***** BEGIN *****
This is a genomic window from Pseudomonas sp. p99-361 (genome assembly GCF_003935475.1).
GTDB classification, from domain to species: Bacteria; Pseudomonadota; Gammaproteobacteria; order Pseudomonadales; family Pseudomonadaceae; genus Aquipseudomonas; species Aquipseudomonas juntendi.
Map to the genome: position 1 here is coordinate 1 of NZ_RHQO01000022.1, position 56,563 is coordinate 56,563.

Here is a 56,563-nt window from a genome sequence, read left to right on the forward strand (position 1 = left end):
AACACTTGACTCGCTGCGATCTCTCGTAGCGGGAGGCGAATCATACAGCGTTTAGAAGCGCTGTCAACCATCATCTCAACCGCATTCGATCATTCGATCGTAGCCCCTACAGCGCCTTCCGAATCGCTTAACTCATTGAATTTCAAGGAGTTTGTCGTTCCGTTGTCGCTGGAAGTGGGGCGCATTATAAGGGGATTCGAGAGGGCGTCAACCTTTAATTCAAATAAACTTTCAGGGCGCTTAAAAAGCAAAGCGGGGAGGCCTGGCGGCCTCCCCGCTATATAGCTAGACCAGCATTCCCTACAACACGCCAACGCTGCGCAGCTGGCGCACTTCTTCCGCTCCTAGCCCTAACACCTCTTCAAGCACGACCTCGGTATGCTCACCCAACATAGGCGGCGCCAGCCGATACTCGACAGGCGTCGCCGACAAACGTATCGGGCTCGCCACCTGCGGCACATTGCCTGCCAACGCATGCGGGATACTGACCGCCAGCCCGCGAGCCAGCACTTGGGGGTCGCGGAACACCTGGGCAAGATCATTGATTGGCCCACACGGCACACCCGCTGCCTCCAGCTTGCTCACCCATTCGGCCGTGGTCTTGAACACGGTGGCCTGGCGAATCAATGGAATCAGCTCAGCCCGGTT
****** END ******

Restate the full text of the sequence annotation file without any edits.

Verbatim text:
This is a genomic window from Pseudomonas sp. p99-361 (genome assembly GCF_003935475.1).
GTDB classification, from domain to species: Bacteria; Pseudomonadota; Gammaproteobacteria; order Pseudomonadales; family Pseudomonadaceae; genus Aquipseudomonas; species Aquipseudomonas juntendi.
Map to the genome: position 1 here is coordinate 1 of NZ_RHQO01000022.1, position 56,563 is coordinate 56,563.

Here is a 56,563-nt window from a genome sequence, read left to right on the forward strand (position 1 = left end):
AACACTTGACTCGCTGCGATCTCTCGTAGCGGGAGGCGAATCATACAGCGTTTAGAAGCGCTGTCAACCATCATCTCAACCGCATTCGATCATTCGATCGTAGCCCCTACAGCGCCTTCCGAATCGCTTAACTCATTGAATTTCAAGGAGTTTGTCGTTCCGTTGTCGCTGGAAGTGGGGCGCATTATAAGGGGATTCGAGAGGGCGTCAACCTTTAATTCAAATAAACTTTCAGGGCGCTTAAAAAGCAAAGCGGGGAGGCCTGGCGGCCTCCCCGCTATATAGCTAGACCAGCATTCCCTACAACACGCCAACGCTGCGCAGCTGGCGCACTTCTTCCGCTCCTAGCCCTAACACCTCTTCAAGCACGACCTCGGTATGCTCACCCAACATAGGCGGCGCCAGCCGATACTCGACAGGCGTCGCCGACAAACGTATCGGGCTCGCCACCTGCGGCACATTGCCTGCCAACGCATGCGGGATACTGACCGCCAGCCCGCGAGCCAGCACTTGGGGGTCGCGGAACACCTGGGCAAGATCATTGATTGGCCCACACGGCACACCCGCTGCCTCCAGCTTGCTCACCCATTCGGCCGTGGTCTTGAACACGGTGGCCTGGCGAATCAATGGAATCAGCTCAGCCCGGTT